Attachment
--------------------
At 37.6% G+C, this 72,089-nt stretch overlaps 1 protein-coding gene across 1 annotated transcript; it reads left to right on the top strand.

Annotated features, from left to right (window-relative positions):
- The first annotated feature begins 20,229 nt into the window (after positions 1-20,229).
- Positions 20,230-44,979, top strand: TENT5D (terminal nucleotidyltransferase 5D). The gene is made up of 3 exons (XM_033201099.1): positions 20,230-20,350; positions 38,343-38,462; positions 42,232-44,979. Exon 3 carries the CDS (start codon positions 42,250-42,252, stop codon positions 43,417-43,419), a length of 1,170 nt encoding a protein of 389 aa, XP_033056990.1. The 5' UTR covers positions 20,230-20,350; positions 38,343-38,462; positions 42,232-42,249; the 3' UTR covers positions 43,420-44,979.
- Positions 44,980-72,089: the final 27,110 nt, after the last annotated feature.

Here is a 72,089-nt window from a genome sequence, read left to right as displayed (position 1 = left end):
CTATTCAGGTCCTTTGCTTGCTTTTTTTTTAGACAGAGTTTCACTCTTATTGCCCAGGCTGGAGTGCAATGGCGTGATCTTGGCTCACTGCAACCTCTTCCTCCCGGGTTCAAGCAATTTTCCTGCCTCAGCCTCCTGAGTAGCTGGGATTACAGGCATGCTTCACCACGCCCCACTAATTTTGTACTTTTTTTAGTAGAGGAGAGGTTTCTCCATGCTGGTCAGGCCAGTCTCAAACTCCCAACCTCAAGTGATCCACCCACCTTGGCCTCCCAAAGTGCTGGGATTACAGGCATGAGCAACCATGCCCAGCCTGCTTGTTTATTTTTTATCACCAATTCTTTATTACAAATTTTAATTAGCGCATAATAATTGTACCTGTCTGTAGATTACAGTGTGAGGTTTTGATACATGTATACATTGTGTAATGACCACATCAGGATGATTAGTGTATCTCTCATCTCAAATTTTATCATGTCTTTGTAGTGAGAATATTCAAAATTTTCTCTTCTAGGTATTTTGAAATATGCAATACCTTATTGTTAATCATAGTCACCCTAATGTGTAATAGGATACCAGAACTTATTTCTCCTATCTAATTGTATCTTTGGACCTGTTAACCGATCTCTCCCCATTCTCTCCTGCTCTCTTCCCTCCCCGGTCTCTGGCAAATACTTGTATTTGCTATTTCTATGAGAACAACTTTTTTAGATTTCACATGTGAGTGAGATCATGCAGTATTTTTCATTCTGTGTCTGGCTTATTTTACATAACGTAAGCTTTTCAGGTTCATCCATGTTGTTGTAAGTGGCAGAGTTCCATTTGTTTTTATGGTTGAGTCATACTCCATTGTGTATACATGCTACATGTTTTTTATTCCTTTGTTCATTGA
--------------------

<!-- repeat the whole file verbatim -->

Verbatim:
At 37.6% G+C, this 72,089-nt stretch overlaps 1 protein-coding gene across 1 annotated transcript; it reads left to right on the top strand.

Annotated features, from left to right (window-relative positions):
- The first annotated feature begins 20,229 nt into the window (after positions 1-20,229).
- Positions 20,230-44,979, top strand: TENT5D (terminal nucleotidyltransferase 5D). The gene is made up of 3 exons (XM_033201099.1): positions 20,230-20,350; positions 38,343-38,462; positions 42,232-44,979. Exon 3 carries the CDS (start codon positions 42,250-42,252, stop codon positions 43,417-43,419), a length of 1,170 nt encoding a protein of 389 aa, XP_033056990.1. The 5' UTR covers positions 20,230-20,350; positions 38,343-38,462; positions 42,232-42,249; the 3' UTR covers positions 43,420-44,979.
- Positions 44,980-72,089: the final 27,110 nt, after the last annotated feature.

Here is a 72,089-nt window from a genome sequence, read left to right as displayed (position 1 = left end):
CTATTCAGGTCCTTTGCTTGCTTTTTTTTTAGACAGAGTTTCACTCTTATTGCCCAGGCTGGAGTGCAATGGCGTGATCTTGGCTCACTGCAACCTCTTCCTCCCGGGTTCAAGCAATTTTCCTGCCTCAGCCTCCTGAGTAGCTGGGATTACAGGCATGCTTCACCACGCCCCACTAATTTTGTACTTTTTTTAGTAGAGGAGAGGTTTCTCCATGCTGGTCAGGCCAGTCTCAAACTCCCAACCTCAAGTGATCCACCCACCTTGGCCTCCCAAAGTGCTGGGATTACAGGCATGAGCAACCATGCCCAGCCTGCTTGTTTATTTTTTATCACCAATTCTTTATTACAAATTTTAATTAGCGCATAATAATTGTACCTGTCTGTAGATTACAGTGTGAGGTTTTGATACATGTATACATTGTGTAATGACCACATCAGGATGATTAGTGTATCTCTCATCTCAAATTTTATCATGTCTTTGTAGTGAGAATATTCAAAATTTTCTCTTCTAGGTATTTTGAAATATGCAATACCTTATTGTTAATCATAGTCACCCTAATGTGTAATAGGATACCAGAACTTATTTCTCCTATCTAATTGTATCTTTGGACCTGTTAACCGATCTCTCCCCATTCTCTCCTGCTCTCTTCCCTCCCCGGTCTCTGGCAAATACTTGTATTTGCTATTTCTATGAGAACAACTTTTTTAGATTTCACATGTGAGTGAGATCATGCAGTATTTTTCATTCTGTGTCTGGCTTATTTTACATAACGTAAGCTTTTCAGGTTCATCCATGTTGTTGTAAGTGGCAGAGTTCCATTTGTTTTTATGGTTGAGTCATACTCCATTGTGTATACATGCTACATGTTTTTTATTCCTTTGTTCATTGA